Graveyard: Uniracers

Out back of the Hardcore Gamer office you’ll find our Graveyard, where countless long-dead classics lie. We come here to pay our respects, to reminisce, and to wonder aloud what a passing mad doctor might be able do with all these corpses and some high-definition lightning.

If I told you that racing Unicycles was fun, would you think I was crazy? Well your impression might not be all that far from the truth, but that doesn’t change the fact that Uniracers is an absolute blast to play. Yes it’s Unicyles. Yes its 2D. Yes it’s sidescrolling. Uniracers manages to use all that to its advantage and turn the SNES’ somewhat delayed response to a very well known blue hedgehog, into a wonderful experience all its own. It’s an absolute shame that production was severely limited and halted during its rise in popularity; more on that later.

In Uniracers, there is no story (well there is, but it’s not really in game). You pick a customizable unicycle, race, do stunts and win. It sounds simple, but just how Uniracers implements this simplicity is what makes it so fun. There are two types of competitions: races and stunt tracks. Races are always one on one with an antagonist unicycle whose color is determined by the level of difficulty the race is at. Bronze is bronze, silver is silver, gold is…well you get the idea. There are eight circuits with five courses per circuit. Completing a track within the circuit earns a checkmark, earning a checkmark on all courses earns you a medal for the circuit. Re-enetering the circuit after earning the medal bumps you up to compete for the next higher medal.


The action is fast and furious. With three different types of tracks to conquer, the strategies also widely vary. There are “races” which are one long run of a certain distance, “circuits” which are shorter tracks but are multiple laps, and stunt tracks, which feature different ways for your unicycle to catch air and do stunts while trying to top a predetermined score set by the difficulty level the track is being attempted at. Bronze is quite easy. Silver a bit harder, Gold harder still, and then there’s the anti-uni which can hinder you with random hax such as flipping the screen or causing your unicycle to bounce higher than normal.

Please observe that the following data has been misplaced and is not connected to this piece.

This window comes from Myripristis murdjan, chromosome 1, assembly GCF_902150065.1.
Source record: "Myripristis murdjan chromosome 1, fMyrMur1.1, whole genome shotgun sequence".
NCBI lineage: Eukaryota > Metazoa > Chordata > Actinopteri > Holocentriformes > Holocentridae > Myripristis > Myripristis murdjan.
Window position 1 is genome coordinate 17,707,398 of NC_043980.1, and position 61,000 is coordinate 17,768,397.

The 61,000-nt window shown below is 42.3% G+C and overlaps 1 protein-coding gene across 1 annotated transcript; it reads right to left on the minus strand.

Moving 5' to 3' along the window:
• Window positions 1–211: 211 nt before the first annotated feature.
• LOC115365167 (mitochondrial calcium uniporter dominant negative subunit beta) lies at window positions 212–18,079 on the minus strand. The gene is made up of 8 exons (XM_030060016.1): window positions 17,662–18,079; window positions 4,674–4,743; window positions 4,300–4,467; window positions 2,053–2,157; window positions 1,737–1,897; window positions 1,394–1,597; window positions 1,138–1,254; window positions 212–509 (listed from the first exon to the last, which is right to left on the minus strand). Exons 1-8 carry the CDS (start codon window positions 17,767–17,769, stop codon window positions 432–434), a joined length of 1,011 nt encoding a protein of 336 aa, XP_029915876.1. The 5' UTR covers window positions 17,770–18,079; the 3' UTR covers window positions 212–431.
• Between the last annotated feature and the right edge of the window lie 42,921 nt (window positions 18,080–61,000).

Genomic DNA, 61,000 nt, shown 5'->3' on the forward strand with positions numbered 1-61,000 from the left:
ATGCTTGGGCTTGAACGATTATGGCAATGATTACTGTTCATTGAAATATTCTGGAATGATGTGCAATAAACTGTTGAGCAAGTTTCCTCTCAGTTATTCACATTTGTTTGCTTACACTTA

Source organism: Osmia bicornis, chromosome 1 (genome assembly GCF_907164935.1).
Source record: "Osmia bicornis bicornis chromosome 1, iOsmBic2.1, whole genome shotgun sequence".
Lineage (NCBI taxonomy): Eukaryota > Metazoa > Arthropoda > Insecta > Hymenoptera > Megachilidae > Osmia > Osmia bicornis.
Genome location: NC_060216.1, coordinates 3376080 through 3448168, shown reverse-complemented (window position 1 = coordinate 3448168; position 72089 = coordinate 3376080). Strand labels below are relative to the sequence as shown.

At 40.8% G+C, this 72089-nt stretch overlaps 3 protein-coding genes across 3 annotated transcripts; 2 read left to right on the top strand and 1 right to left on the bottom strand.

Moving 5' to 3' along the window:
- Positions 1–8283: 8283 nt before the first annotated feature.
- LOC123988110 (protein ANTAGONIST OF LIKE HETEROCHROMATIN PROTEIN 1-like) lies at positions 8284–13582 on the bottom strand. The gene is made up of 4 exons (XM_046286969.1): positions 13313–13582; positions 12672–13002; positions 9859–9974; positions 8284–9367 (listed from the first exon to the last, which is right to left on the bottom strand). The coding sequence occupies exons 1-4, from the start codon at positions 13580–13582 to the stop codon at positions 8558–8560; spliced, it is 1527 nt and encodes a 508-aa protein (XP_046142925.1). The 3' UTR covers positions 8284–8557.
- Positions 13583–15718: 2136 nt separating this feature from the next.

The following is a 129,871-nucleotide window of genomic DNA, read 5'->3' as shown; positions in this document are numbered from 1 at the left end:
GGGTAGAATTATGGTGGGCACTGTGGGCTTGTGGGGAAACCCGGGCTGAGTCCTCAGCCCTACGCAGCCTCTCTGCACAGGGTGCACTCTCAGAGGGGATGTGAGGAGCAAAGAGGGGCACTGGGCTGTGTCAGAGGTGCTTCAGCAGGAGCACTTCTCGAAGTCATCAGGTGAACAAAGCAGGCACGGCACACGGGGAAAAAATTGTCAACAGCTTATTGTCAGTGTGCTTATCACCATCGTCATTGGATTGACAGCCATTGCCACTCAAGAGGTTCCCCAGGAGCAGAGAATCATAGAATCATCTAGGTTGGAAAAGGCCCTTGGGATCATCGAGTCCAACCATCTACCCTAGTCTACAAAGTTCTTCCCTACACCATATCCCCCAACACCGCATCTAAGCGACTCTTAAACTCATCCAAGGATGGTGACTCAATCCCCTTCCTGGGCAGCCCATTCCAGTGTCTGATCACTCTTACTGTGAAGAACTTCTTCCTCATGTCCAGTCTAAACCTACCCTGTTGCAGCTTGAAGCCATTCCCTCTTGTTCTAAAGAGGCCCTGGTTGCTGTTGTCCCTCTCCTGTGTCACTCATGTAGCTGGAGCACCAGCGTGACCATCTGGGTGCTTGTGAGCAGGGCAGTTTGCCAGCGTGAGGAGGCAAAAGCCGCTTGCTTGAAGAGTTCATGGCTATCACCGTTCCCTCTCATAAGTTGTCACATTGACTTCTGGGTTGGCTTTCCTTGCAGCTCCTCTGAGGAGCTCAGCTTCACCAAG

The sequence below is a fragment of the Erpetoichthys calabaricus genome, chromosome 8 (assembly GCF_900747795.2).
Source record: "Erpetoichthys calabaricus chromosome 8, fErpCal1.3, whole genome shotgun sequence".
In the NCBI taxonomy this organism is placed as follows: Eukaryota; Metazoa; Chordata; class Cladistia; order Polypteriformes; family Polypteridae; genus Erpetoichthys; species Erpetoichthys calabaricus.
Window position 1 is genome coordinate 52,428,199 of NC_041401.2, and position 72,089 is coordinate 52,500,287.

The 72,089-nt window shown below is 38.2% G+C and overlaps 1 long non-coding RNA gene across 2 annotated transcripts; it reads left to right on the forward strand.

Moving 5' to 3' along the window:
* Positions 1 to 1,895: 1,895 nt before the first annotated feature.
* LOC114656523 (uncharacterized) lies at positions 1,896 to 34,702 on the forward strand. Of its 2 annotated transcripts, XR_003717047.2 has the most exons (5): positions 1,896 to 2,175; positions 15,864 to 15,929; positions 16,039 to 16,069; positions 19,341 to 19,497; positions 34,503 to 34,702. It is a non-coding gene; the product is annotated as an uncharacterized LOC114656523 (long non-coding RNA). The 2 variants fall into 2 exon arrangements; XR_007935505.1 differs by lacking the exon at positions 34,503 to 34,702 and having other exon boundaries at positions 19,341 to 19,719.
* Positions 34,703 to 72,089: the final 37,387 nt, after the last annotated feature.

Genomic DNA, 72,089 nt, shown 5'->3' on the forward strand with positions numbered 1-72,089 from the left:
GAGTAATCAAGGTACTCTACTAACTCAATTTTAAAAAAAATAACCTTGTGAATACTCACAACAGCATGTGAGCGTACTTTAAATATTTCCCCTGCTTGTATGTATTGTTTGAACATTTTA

The action is fast, but not unfair (well except for the anti-uni), as color codes on the track give you a general idea of what is coming up, giving you time to prepare. Performing stunts during races gives you temporary speed boosts, and are mandatory to win. Even to the point of some races coming down to whether you or the computer can jump and do forward rolls faster. Don’t worry, the game controls like a dream and inability to perform stunts will not be from lack of controller fidelity, but rather track setup, which this game drives you to memorize to maximize your speed.


With a game as fun as Uniracers is, why did it not achieve a higher level of popularity? Unfortunately, that comes down to lawsuits. Apparently Pixar feels that computer rendered unicycles are their intellectual property, and a judge agreed with them, which meant that production of cartridges had to stop. It is a terrible fate for a game that could have done so well.  The carts are still floating around out there, so if you can snag one, Uniracers is definitely worth giving a shot.